U.S. Sen. Susan Collins on Thursday proposed an economic recovery bill that’s aimed at easing the effects of runaway energy prices and a downturn in the housing market.

The Maine Republican’s wide-ranging bill calls for expanded funding for weatherization and tax credits for other energy-saving programs, and $50 billion in bonds for roads, bridges and other transportation projects.

Collins’ bill also seeks a $500 million increase in funding for dislocated worker programs and $250 million more for youth and adult work-training programs. Among the housing provisions are one to help eligible homeowners with refinancing so they can avoid foreclosures.

Collins, who is seeking election to a third Senate term in November, said her bill would help to Americans who are struggling with high energy costs and the weak housing market.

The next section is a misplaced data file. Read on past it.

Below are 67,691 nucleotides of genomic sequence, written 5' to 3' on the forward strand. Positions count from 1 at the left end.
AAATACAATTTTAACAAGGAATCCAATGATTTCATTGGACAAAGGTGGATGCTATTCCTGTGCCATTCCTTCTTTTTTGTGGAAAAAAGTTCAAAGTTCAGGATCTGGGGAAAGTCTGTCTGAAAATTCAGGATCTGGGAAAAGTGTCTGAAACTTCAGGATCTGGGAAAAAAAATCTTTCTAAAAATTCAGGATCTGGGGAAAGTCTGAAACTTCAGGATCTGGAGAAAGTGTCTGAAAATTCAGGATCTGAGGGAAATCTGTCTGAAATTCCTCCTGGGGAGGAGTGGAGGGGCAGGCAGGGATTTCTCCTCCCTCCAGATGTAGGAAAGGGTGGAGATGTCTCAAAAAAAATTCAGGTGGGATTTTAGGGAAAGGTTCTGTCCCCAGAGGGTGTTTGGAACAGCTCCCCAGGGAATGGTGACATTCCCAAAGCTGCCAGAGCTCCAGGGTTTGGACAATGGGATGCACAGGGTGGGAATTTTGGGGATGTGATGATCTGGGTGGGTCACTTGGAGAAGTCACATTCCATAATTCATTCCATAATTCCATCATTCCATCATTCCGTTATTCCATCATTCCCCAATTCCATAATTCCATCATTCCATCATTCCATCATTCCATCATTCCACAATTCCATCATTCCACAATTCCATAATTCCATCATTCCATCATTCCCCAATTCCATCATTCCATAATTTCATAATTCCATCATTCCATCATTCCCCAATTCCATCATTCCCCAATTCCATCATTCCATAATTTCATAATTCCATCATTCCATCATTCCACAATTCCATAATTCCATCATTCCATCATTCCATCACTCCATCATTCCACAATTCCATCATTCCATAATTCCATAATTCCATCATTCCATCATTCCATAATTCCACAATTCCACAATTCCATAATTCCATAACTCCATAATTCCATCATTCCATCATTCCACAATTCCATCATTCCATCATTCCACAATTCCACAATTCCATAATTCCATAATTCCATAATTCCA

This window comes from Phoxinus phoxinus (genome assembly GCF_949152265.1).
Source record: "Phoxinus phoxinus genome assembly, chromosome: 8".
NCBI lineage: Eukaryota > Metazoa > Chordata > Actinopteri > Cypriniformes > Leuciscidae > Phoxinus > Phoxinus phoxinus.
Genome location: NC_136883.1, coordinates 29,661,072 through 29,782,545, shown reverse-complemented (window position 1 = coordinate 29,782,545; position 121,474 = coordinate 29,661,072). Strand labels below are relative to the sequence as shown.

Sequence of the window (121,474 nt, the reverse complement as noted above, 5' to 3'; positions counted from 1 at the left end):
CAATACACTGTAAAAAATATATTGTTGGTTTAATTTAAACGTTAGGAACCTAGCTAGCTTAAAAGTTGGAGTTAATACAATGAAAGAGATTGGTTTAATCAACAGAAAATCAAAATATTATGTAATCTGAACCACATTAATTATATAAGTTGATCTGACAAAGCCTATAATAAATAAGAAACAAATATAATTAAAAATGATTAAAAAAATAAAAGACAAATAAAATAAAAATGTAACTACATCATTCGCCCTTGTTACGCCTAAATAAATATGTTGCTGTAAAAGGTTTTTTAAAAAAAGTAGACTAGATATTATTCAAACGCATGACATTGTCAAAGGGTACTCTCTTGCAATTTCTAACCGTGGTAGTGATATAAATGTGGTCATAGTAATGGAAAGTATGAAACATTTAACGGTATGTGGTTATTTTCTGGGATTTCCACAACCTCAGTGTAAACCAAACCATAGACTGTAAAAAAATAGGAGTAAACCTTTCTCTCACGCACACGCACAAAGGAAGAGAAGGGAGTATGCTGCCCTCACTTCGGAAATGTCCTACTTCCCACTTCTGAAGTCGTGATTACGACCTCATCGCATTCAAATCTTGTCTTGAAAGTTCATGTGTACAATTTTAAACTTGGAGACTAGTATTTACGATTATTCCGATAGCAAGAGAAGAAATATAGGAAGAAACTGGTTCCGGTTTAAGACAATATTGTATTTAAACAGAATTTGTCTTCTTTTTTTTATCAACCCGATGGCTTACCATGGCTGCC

Other provisions in Collins’ bill include relief for independent truckers, such as two-year pilot program allowing trucks carrying up to 100,000 pounds to travel on interstate highways when diesel prices are at least $3.50 a gallon. Current regulations prohibit trucks carrying more than 80,000 pounds from traveling on the interstates.

It calls permanent tax incentives to encourage small business investments, extension of the tax law allowing restaurants to depreciate equipment over 15 years, and $500 tax credits for homeowners who switch from old wood stoves to clean-burning wood and wood-pellet stoves.

Collins’ re-election challenger, Rep. Tom Allen, cited rising costs of health care, housing, energy and education in introducing legislation that calls for an increase child tax credits, consolidation of education tax credits and relief from the Alternative Minimum Tax. Allen, a Democrat, is completing his sixth term representing House District 1.

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